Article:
Why Lockheed's Not in the Pentagon's Crosshairs
US defense spending continues to be a target of government budget cuts on Capitol Hill. While this clearly impacts US defense companies, industry leaders like Lockheed Martin may do better than expected.
Home of the brave and their weapons
As the world's largest defense company, Lockheed Martin develops a range of defense technology and information systems, but is most renowned for aircraft, especially iconic U.S. fighter jets such as the F-16 Falcon, F-22 Raptor, and F-35 Lightning.
According to the US Office of Management and Budget, total US defense spending fell from $879 billion in 2011 to $850 billion in 2012. Spending is estimated to be $823 billion in 2013, and further reductions are expected in the years ahead.
For a company like Lockheed Martin, this trend should be a red flag. After all, the US Department of Defense is Lockheed's largest customer, and the company derives over 80% of it's revenue from the US government. Sure enough, Lockheed has already lowered guidance for the year ahead, citing expected government budget cuts.
However, the outlook for Lockheed may not be as bad as it seems. Here are a couple of of reasons why.
Lockheed in the trenches
First, consider what it takes to become the largest defense contractor for the US government. In addition to large amounts of capital and resources, it also requires decades of specialized knowledge, experience, and connections related to working with the government. Lockheed has literally dug itself in with US military and defense programs.
Even if the government wanted to, it would be difficult to switch vendors. For example, Morningstar points out that after decades of using Lockheed as the sole provider of fighter aircraft, switching to another provider would mean totally revamping a program designed around generations of Lockheed systems and technology.
Of course this isn't exclusive to Lockheed. The same can be said for other companies like Raytheon , a prominent defense technology firm. Raytheon develops things like radar, communication, and missile systems that are crucial to modern day defense. Like Lockheed, Raytheon is a leading vendor to the US government.
The point is that these companies are so entrenched with existing defense programs that replacing them would be too costly and unpractical. That makes a company like Lockheed an essential and virtually infallible partner of the US government.
Proactive and effective management
A second consideration is that Lockheed has shown it knows how to successfully manage its business in different defense spending environments. For example, in the third quarter Lockheed reported lower year-over-year revenue, which was widely expected. However, both margins and earnings were actually higher than the year before.
This was the result of Lockheed taking quick and decisive actions to reduce costs as sales slowed. This type of proactive management is part of why Lockheed has a strong track record of performance. The table below shows how Lockheed has grown revenue, income, and cash flow over the past ten years (all dollars in billions):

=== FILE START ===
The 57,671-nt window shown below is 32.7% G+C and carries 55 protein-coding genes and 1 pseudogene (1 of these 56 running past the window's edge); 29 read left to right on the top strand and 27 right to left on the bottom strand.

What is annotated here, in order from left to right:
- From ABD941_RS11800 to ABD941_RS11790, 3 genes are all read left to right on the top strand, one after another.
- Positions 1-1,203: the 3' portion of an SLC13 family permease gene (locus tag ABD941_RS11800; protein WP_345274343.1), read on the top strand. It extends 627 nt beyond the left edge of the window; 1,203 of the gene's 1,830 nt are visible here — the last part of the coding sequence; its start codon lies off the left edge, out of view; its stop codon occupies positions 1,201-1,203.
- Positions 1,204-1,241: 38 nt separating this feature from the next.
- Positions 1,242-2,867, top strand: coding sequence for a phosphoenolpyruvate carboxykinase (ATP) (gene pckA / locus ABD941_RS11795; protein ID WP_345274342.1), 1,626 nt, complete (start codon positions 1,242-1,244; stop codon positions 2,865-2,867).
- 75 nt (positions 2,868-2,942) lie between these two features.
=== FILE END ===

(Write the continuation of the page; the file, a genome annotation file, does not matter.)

Lockheed's strong performance can also been seen in measures like return on assets (ROA) versus its peers. For example, leading defense technology firm Northrop Grumman , known for weapons like the Stealth B2 Bomber, has an average ROA of 5.71% for the past five years. Raytheon has an average of 7.62%. Meanwhile, Lockheed has an average ROA of 8.07%. The five-year average for the Aerospace and Defense Industry is 6.27% (figures according to Thomson Reuters).
Lockheed also outperforms from a return on equity (ROE) perspective. However, ROA may be more applicable, because Aerospace and Defense companies generally carry a lot of debt on their balance sheets. ROE only uses equity in its calculation, but ROA considers both debt and equity. That said, in this case, Lockheed shows more effective earnings generation in both measures.
Shrinking defense spending will obviously have an impact on Lockheed's revenues. However, as long as the US maintains a military presence, a deep-seated incumbent like Lockheed will have a place at the government's table, and will receive ongoing (albeit fluctuating) orders from the defense budget.
Perhaps more important than the size of the government's budget is whether or not Lockheed can successfully manage operations through the changing defense spending cycles. Based on Lockheed's track record of strong performance, the answer seems to be yes.
The article Why Lockheed's Not in the Pentagon's Crosshairs originally appeared on Fool.com.Victor Lai has no position in any stocks mentioned. The Motley Fool owns shares of Lockheed Martin, Northrop Grumman, and Raytheon Company. Try any of our Foolish newsletter services free for 30 days. We Fools may not all hold the same opinions, but we all believe that considering a diverse range of insights makes us better investors. The Motley Fool has a disclosure policy.
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